Ratings of Congress (American Conservative Union)
From the Web Site of the U.S. Senate
Executive Calendar (pdf)
Members of the Senate earn $174,000 annually, except for the president pro tempore, and the majority and minority leaders who earn $193,400, according to the Congressional Research Service. This means that more than $174 million is spent each year to pay for the salaries of the 100 senators.
Senators have three official allowances available to them for personnel and official office expenses. These allowances cover administrative and clerical expenses, including the hiring of staff. The administrative and clerical assistance allowance and the office expense allowance vary for each senator because the amounts are governed by state population, distance from Washington D.C., to home states, and other limits. In FY 2011, the total value of allowances available for senators ranged from $2,985,760 to $4,709,195.
Other Senate personnel include the secretary of the senate, sergeant at arms and doorkeeper, legislative counsel and senate legal counsel, all of whom earn $172,500. The parliamentarian earns $171,315 and the chaplain $155,500.
In addition to spending money on themselves and their staff, senators appropriate billions of dollars each year on projects for their home states. Many of these earmarks are labeled as “pork-barrel spending” by congressional watchdogs, such as the Citizens Against Government Waste (CAGW). Each year CAGW publishes the “Pig Book Summary” which highlights the biggest pork projects approved by Congress.
According to CAGW, in FY 2010, Congress okayed 9,129 projects worth $16.5 billion into the 12 appropriations bills.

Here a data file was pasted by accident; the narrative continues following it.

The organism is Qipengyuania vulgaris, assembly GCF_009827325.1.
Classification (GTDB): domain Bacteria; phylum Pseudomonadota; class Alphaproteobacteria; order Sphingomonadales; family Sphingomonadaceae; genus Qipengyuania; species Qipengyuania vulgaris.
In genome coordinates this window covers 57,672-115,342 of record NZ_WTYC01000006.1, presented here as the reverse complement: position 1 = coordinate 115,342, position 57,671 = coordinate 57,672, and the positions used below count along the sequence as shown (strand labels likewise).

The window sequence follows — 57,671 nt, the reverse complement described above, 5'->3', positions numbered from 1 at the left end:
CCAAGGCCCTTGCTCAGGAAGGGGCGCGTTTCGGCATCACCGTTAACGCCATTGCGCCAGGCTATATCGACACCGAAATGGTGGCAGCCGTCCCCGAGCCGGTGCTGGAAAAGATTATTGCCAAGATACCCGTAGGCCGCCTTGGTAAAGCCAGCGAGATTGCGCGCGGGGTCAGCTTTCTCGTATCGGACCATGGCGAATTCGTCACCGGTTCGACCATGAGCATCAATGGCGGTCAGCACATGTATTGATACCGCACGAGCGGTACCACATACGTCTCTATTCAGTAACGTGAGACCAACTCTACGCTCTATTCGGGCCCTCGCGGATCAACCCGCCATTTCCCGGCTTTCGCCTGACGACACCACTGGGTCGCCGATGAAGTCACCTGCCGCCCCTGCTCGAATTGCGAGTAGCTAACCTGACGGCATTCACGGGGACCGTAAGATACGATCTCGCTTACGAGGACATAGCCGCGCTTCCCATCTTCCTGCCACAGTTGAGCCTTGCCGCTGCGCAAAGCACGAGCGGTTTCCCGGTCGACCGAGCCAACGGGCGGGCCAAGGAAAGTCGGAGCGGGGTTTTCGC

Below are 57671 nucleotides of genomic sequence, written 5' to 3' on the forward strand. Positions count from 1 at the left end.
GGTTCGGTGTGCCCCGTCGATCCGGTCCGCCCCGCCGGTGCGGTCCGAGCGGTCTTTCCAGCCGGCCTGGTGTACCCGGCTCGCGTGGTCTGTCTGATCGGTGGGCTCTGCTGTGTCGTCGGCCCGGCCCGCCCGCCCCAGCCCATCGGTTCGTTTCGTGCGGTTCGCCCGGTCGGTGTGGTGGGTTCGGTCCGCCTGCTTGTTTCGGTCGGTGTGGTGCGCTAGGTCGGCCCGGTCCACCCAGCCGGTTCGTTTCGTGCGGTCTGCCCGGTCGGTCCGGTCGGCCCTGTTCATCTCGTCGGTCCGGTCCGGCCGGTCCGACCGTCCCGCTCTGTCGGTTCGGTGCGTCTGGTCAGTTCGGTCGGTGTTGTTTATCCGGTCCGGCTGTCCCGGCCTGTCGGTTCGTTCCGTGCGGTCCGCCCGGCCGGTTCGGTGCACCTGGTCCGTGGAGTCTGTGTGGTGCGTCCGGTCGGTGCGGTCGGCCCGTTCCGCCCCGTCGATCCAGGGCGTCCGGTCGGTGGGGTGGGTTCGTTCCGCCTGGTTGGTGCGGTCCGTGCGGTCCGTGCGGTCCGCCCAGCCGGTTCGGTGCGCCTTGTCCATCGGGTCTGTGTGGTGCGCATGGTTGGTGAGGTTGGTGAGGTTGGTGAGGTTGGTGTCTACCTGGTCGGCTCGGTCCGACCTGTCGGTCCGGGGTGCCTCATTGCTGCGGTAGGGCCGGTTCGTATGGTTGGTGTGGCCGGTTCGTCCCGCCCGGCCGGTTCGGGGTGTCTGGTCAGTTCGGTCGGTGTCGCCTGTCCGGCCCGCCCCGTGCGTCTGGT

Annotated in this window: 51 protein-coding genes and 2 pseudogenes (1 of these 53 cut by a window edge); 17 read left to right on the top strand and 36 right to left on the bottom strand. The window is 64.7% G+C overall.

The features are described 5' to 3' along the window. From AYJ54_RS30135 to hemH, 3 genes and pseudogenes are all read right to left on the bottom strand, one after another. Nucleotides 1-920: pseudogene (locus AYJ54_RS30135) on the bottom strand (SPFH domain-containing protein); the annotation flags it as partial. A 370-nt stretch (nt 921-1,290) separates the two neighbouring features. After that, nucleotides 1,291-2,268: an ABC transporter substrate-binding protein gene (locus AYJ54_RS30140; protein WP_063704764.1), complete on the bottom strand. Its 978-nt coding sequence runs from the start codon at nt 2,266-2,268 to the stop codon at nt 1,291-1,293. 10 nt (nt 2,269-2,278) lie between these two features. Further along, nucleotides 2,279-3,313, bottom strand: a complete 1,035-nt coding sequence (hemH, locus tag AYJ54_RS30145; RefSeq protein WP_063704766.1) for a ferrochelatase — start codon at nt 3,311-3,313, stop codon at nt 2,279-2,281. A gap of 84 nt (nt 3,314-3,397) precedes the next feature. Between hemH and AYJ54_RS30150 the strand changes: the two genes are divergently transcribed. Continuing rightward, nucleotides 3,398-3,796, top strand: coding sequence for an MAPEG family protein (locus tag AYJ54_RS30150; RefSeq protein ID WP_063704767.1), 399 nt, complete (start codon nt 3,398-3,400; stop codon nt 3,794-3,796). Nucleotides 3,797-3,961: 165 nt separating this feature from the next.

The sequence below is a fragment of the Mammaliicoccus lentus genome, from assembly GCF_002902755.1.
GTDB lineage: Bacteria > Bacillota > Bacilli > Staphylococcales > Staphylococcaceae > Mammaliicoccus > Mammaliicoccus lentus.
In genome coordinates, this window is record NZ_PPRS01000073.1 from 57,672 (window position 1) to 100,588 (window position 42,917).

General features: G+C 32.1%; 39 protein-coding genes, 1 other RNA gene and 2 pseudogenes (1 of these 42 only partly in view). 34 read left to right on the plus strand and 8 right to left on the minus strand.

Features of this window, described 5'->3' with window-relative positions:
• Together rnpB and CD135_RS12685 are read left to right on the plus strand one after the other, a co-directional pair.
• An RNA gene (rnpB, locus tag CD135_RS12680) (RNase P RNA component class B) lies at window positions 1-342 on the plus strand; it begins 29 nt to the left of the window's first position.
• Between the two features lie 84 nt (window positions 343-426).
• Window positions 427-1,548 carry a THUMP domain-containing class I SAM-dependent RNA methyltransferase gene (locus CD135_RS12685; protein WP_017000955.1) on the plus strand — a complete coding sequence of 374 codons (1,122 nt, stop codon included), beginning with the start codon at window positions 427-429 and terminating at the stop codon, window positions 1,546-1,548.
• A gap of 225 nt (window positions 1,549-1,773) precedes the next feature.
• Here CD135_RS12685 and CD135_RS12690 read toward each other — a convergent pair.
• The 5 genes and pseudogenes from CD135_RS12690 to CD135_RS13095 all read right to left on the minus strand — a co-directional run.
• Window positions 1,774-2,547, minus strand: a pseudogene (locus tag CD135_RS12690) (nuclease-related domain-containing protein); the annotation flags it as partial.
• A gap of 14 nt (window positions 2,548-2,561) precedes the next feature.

Among the findings by CAGW were:
$198,150,000 for 37 projects proposed by Senate Defense Appropriations Subcommittee Chairman Daniel Inouye (D-Hawaii), including: $23,000,000 for the Hawaii Federal Health Care Network (since 2001, nine projects worth $180,650,000 have been earmarked for this network); $10,000,000 for a Hawaii technology development
venture; and $8,000,000 for the Center of Excellence for Research in Ocean Sciences (CEROS). Since 1996, seven projects worth $47,600,000 have been earmarked for this center.
$93,900,000 for 25 projects proposed by Senate Appropriations Committee Chairman Robert Byrd (D-West Virginia), including: $10,000,000 for four earmarks for the Joint Interagency Training and Education Center; $8,000,000 for the Smart Sensor Supercomputing Center; $7,000,000 for the Robert C. Byrd Institute of Advanced Flexible Manufacturing Systems (according to a February 28, 2010, herald-dispatch.com article, “The Robert C. Byrd Institute for Advanced Flexible Manufacturing is joining forces with Cabell County Career Technology Center to offer evening welding classes to the Tri-State Area. It’s part of an effort enhance the pool of skilled workers available to industry.”); and $800,000 for a West Virginia counter-drug program.
$181,200,000 for 50 projects proposed by Senate Appropriations Committee Ranking Member Thad Cochran (R-Mississippi), including: $8,100,000 for a DDG-51 hybrid drive system (Sen. Cochran asked for the hybrid drive system, yet the $250,000,000 for additional advance procurement for the DDG-51 program itself was anonymous); $7,840,000 for an extremely large, domestic expendable and reusable structures manufacturing center; $4,000,000 for the Army Center of Excellence in Acoustics, National Center for Physical Acoustics; $3,280,000 for the Cooperative International Neuromuscular Research Group; $3,120,000 for online health services optimization; $2,400,000 for the Center for Intelligence and Security Studies; and $800,000 for a Historically Black Colleges and Universities applied research incubator.